` newHistory = History . (: h)`

Finally, to avoid compiler warnings, tell it what happens when `History`

is empty. This case should never happen.

`stepG _ _ t = Generation { previous = previous t, states = S.empty }`

## The Under-Appreciated Unfold

So, now we’ve got a `Generation`

to `Generation`

function, how do we get the list of all possible histories? Well, we could always just write some recursive code, but like in Clojure, there’s functions that exemplify common recursion structures. In Clojure, `iterate`

might be good choice here. In Haskell, there’s `unfoldr`

.

The type declaration of iterate in Clojure would be `iterate :: (a -> a) -> a -> [a]`

.

In comparison, the type declaration of unfoldr is quite complex: `unfoldr :: (b -> Maybe (a, b)) -> b -> [a]`

.

You might be wondering why they’re so different. The short answer is that `unfoldr`

is *awesome*. The key is the step function itself `b -> Maybe (a,b)`

. This says that it takes a `b`

and returns either `Nothing`

(`nil`

) or `Just`

a pair of `a`

and `b`

. (Did I mention one of the coolest things about Haskell? `null`

/`nil`

doesn’t exist.) The `b`

gets passed to the next step, the `a`

gets output. So `unfoldr`

supports having an internal state and an external state. What happens if `Nothing`

is returned? The list stops generating. Clojure expects you to then terminate the list in a separate step, an approach that seems simpler but falls down when you start to use things like the state monad.

So, our output `a`

is going to be the set of states of the generation, while `b`

is going to be the Generations themselves. We’ll return Nothing when there’s no states in the Generation.

```
iterations :: (Ord a) => a -> (a -> S.Set a) -> [S.Set (History a)]
iterations start f = unfoldr (forUnfoldr . (liftG f)) initial
where forUnfoldr t | S.null (states t) = Nothing
forUnfoldr t = Just ((states t),t)
initial = Generation {
previous = S.empty,
states = S.singleton $ History [start]
}
```

So we just call `unfoldr`

with a generation producing function using `forUnfoldr`

to adapt it to fit.

We’ve done this using `unfoldr`

, which has explicit state. `Control.Monad.Loops`

exposes `unfoldM`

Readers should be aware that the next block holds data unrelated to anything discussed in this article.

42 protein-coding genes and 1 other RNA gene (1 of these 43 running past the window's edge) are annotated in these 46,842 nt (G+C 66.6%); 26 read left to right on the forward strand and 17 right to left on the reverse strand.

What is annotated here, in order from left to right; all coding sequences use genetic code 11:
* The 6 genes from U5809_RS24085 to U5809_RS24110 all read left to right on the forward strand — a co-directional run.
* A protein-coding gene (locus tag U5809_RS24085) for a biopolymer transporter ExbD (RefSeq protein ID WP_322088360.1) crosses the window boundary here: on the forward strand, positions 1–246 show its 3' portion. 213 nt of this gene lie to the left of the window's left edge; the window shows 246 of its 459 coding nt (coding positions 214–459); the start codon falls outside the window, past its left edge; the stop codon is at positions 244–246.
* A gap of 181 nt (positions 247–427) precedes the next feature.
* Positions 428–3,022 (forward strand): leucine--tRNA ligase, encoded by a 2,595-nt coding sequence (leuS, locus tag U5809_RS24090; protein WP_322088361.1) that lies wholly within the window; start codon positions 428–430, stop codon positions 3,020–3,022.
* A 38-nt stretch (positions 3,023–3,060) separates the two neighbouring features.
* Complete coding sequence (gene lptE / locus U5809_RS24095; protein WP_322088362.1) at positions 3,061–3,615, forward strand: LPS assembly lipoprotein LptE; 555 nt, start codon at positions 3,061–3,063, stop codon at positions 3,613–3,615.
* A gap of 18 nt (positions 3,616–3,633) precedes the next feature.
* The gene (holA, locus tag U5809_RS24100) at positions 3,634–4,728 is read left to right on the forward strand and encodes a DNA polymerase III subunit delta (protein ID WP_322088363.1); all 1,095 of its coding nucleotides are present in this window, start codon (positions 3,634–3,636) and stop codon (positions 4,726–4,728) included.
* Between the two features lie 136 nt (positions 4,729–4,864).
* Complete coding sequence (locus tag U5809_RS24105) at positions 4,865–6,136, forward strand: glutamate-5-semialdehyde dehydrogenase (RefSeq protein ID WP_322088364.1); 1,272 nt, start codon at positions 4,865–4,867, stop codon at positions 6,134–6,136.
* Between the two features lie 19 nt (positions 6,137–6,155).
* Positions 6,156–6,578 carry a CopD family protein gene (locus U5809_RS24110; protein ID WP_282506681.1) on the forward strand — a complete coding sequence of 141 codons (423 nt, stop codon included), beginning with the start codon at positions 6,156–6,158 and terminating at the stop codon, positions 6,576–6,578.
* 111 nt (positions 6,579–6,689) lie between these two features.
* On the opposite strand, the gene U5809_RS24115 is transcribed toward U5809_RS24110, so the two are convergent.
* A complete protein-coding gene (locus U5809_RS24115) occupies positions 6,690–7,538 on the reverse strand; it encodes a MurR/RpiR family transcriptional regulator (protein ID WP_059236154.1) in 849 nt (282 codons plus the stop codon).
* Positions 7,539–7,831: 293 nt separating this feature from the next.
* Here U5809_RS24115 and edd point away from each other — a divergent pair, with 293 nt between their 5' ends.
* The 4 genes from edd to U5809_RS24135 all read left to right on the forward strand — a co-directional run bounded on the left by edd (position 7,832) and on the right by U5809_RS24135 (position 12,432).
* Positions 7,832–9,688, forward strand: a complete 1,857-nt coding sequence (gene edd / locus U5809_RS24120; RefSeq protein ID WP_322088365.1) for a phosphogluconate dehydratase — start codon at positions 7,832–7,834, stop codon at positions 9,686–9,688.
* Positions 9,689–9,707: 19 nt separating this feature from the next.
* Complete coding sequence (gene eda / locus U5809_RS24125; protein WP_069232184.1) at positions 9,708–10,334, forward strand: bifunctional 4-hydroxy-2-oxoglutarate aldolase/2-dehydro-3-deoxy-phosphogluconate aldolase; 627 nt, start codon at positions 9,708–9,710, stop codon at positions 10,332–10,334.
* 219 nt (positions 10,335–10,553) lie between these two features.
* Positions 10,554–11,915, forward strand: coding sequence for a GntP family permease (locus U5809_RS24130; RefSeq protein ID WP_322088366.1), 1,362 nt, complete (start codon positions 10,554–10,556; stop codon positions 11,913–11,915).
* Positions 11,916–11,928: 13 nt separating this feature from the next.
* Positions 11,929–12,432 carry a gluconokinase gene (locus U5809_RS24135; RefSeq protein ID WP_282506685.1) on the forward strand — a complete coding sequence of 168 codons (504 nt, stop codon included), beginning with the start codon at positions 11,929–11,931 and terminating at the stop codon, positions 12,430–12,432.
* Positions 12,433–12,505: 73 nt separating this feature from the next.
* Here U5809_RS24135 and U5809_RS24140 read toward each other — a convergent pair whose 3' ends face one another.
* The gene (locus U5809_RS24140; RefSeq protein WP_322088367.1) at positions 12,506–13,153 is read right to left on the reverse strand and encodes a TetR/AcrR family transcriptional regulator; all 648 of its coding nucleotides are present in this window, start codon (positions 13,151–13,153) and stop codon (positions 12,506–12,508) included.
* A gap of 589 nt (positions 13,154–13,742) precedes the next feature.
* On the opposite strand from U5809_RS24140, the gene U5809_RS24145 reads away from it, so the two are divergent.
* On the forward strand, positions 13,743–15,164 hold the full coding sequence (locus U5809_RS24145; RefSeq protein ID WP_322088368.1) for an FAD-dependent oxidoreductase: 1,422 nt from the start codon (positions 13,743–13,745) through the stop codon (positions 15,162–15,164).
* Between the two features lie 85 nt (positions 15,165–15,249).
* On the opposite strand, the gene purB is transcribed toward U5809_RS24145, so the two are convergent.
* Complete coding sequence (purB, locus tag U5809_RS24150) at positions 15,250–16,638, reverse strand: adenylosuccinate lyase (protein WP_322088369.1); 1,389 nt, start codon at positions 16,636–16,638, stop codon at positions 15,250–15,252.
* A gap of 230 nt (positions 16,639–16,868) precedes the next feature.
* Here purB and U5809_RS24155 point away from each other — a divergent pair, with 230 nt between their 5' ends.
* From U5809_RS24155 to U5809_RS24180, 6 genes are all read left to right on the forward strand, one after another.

which could be used with a state monad to achieve a similar effect.

## Fun with Types

Let’s have some fun. We’ve got a list of sets that contains the solution. There’s a perfectly good function for finding an element in a a list called `find`

(as an aside: there’s no such perfectly reasonable function in Clojure). Small catch: it takes a `Foldable`

(in Clojure, a reducable). `List`

is `Foldable`

, `Set`

is `Foldable`

, but a list of sets of states iterates through the sets, not the states.

We’ll do some type magic and make it iterate through the states. (Thanks to Tony Morris for pointing me to a way to achieve this. Much more brain-bending stuff is available in Control.Compose)

`newtype Compose g f a = O (g (f a))`

```
instance (Foldable f1, Foldable f2) => Foldable (Compose f1 f2) where
foldr f start (O list) = foldr g start list
where g = flip $ foldr f
```

So, here we’ve said that a foldable of a foldable of a can be used as a single foldable by using `flip $ foldr f`

as the step function. We could have just written this function out, but hey, why not live a litte.

## The Finish Line

Finally, we get to main. Often this is expressed in do notation, but I don’t feel the need here, since it’s literally one line: `print solution`

.

```
main :: IO ()
main = print solution
where solution = find success (O allHistories)
success (History (s : _)) = side Left s == S.empty
success _ = False
allHistories = iterations allOnLeft next
allOnLeft = State S.empty
next = S.filter safe . transitions
```

So, you can build it, and run it. `time`

reports that it takes 2ms on my machine. How on earth did it run so fast? Aren’t fully lazy functional languages meant to be slow? Well, there are advantages to running an optimizing compiler, but they’re helped by understanding a bit of what is going on under the hood. An unfold followed by a fold is called a hylomorphism. The thing is, you never need to build the whole structure, you could just run each iteration through the fold as it comes. The Haskell compiler is smart enough that it actually rewrites the code. So a large chunk of our code is actually running imperatively.

How much have types helped me write this code? Well, the early functions, especially `safe`

, I needed to nail in GHCi, the Haskell REPL. On the other hand, the later parts of the code actually worked first time (after I’d managed to fix all of the type errors.). Make of that what you will.

I hope you’ve found this interesting. I’m still very much a beginner Haskell programmer, but I hope the presentation enables you to see how you can express ideas in Haskell. If you’d like to learn more, I can highly recommend starting with Brent Yorgey’s course.